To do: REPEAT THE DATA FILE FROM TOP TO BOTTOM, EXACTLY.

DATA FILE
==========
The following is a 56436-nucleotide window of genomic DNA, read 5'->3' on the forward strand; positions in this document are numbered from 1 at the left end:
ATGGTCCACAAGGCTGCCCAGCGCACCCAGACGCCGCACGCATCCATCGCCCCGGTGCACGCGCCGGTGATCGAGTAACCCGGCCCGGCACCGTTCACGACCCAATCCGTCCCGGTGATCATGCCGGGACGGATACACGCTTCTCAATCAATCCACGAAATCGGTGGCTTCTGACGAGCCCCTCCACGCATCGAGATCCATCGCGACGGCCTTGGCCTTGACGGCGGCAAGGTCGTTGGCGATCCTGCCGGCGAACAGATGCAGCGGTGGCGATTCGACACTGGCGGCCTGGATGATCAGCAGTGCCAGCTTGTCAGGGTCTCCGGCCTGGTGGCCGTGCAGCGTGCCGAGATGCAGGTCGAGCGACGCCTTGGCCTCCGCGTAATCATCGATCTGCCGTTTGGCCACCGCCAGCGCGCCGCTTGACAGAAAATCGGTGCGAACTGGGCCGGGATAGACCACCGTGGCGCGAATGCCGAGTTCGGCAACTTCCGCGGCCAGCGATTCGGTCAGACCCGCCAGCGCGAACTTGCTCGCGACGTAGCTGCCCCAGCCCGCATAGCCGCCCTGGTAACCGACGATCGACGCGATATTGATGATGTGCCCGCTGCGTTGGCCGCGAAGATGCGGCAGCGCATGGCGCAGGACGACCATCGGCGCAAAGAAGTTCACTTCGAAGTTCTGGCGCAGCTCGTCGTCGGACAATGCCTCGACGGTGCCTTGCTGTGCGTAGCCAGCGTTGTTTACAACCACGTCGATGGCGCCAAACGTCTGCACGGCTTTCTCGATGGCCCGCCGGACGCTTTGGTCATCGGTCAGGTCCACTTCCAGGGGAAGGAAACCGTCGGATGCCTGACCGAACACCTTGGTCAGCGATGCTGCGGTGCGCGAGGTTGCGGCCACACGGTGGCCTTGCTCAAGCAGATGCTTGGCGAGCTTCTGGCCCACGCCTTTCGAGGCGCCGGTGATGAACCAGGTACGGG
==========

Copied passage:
The following is a 56436-nucleotide window of genomic DNA, read 5'->3' on the forward strand; positions in this document are numbered from 1 at the left end:
ATGGTCCACAAGGCTGCCCAGCGCACCCAGACGCCGCACGCATCCATCGCCCCGGTGCACGCGCCGGTGATCGAGTAACCCGGCCCGGCACCGTTCACGACCCAATCCGTCCCGGTGATCATGCCGGGACGGATACACGCTTCTCAATCAATCCACGAAATCGGTGGCTTCTGACGAGCCCCTCCACGCATCGAGATCCATCGCGACGGCCTTGGCCTTGACGGCGGCAAGGTCGTTGGCGATCCTGCCGGCGAACAGATGCAGCGGTGGCGATTCGACACTGGCGGCCTGGATGATCAGCAGTGCCAGCTTGTCAGGGTCTCCGGCCTGGTGGCCGTGCAGCGTGCCGAGATGCAGGTCGAGCGACGCCTTGGCCTCCGCGTAATCATCGATCTGCCGTTTGGCCACCGCCAGCGCGCCGCTTGACAGAAAATCGGTGCGAACTGGGCCGGGATAGACCACCGTGGCGCGAATGCCGAGTTCGGCAACTTCCGCGGCCAGCGATTCGGTCAGACCCGCCAGCGCGAACTTGCTCGCGACGTAGCTGCCCCAGCCCGCATAGCCGCCCTGGTAACCGACGATCGACGCGATATTGATGATGTGCCCGCTGCGTTGGCCGCGAAGATGCGGCAGCGCATGGCGCAGGACGACCATCGGCGCAAAGAAGTTCACTTCGAAGTTCTGGCGCAGCTCGTCGTCGGACAATGCCTCGACGGTGCCTTGCTGTGCGTAGCCAGCGTTGTTTACAACCACGTCGATGGCGCCAAACGTCTGCACGGCTTTCTCGATGGCCCGCCGGACGCTTTGGTCATCGGTCAGGTCCACTTCCAGGGGAAGGAAACCGTCGGATGCCTGACCGAACACCTTGGTCAGCGATGCTGCGGTGCGCGAGGTTGCGGCCACACGGTGGCCTTGCTCAAGCAGATGCTTGGCGAGCTTCTGGCCCACGCCTTTCGAGGCGCCGGTGATGAACCAGGTACGGG